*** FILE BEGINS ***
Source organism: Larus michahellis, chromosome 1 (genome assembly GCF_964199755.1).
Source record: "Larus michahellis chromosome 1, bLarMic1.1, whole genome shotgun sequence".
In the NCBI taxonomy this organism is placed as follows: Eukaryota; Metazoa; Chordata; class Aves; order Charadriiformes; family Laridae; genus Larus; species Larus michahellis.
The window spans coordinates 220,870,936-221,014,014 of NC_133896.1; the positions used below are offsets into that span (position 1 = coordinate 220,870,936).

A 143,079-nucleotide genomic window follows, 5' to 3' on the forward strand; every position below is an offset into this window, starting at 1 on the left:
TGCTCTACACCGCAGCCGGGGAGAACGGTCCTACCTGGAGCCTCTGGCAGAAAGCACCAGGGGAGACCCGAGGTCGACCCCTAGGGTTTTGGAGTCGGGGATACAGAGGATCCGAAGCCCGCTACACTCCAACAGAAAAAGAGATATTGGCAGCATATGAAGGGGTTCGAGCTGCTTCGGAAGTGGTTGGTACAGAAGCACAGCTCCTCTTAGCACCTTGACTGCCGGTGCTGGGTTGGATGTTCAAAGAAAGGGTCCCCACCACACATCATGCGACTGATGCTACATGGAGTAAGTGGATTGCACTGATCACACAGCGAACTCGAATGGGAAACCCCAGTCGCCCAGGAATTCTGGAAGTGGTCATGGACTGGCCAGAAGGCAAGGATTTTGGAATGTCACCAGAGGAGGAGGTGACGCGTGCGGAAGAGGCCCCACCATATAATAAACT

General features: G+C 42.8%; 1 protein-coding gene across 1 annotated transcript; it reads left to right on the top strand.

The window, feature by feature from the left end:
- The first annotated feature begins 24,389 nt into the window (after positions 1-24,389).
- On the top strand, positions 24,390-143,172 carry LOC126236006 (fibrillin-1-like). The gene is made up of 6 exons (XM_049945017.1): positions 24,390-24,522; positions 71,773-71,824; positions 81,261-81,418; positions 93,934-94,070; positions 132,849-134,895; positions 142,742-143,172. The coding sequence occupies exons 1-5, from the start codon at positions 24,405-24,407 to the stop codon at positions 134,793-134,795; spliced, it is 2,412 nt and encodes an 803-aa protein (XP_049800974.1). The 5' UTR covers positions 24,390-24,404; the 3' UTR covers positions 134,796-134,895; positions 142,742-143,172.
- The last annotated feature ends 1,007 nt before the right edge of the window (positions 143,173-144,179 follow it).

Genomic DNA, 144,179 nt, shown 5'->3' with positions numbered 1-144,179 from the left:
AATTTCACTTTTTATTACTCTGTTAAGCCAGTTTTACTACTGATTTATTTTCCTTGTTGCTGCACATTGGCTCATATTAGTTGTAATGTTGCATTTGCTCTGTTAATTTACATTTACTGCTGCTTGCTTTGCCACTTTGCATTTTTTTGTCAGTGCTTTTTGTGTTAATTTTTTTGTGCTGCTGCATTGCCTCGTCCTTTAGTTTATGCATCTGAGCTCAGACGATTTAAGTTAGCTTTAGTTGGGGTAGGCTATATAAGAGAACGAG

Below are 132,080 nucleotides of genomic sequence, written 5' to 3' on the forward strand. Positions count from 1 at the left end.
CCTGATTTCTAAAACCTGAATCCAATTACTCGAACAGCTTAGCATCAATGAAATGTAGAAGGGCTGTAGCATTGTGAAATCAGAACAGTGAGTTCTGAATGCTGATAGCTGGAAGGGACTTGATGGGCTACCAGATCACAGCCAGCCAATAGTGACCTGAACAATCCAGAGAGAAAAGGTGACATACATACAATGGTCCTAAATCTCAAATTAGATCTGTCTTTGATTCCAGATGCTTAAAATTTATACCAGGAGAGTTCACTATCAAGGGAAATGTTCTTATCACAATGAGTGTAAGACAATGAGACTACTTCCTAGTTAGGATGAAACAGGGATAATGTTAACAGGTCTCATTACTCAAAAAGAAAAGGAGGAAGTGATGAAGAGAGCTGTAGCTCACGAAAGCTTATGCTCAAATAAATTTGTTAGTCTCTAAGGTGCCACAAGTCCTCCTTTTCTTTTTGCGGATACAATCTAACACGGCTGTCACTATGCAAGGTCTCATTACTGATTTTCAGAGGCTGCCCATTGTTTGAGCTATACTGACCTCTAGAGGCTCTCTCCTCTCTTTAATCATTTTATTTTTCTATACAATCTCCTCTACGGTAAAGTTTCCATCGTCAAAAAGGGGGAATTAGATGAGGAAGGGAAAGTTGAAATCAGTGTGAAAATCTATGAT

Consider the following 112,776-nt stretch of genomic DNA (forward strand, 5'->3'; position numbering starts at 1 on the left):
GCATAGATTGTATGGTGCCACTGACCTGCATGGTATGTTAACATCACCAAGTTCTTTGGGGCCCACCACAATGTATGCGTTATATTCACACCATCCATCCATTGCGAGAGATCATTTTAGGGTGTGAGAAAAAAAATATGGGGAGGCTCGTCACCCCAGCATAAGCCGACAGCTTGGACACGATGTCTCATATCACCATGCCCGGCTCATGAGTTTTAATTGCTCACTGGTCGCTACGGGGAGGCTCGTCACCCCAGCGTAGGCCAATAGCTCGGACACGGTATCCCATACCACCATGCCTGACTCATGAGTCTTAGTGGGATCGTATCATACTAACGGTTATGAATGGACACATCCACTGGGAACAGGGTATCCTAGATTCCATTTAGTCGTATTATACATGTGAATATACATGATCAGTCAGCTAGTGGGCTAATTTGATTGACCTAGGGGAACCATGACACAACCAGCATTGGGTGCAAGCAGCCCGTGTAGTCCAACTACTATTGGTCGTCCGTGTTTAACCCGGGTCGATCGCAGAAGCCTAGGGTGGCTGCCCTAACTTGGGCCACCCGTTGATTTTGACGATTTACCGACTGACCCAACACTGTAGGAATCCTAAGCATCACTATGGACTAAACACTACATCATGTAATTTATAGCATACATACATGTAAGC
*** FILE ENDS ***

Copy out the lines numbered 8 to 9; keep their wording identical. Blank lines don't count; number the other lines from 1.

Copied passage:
The window, feature by feature from the left end:
- The first annotated feature begins 24,389 nt into the window (after positions 1-24,389).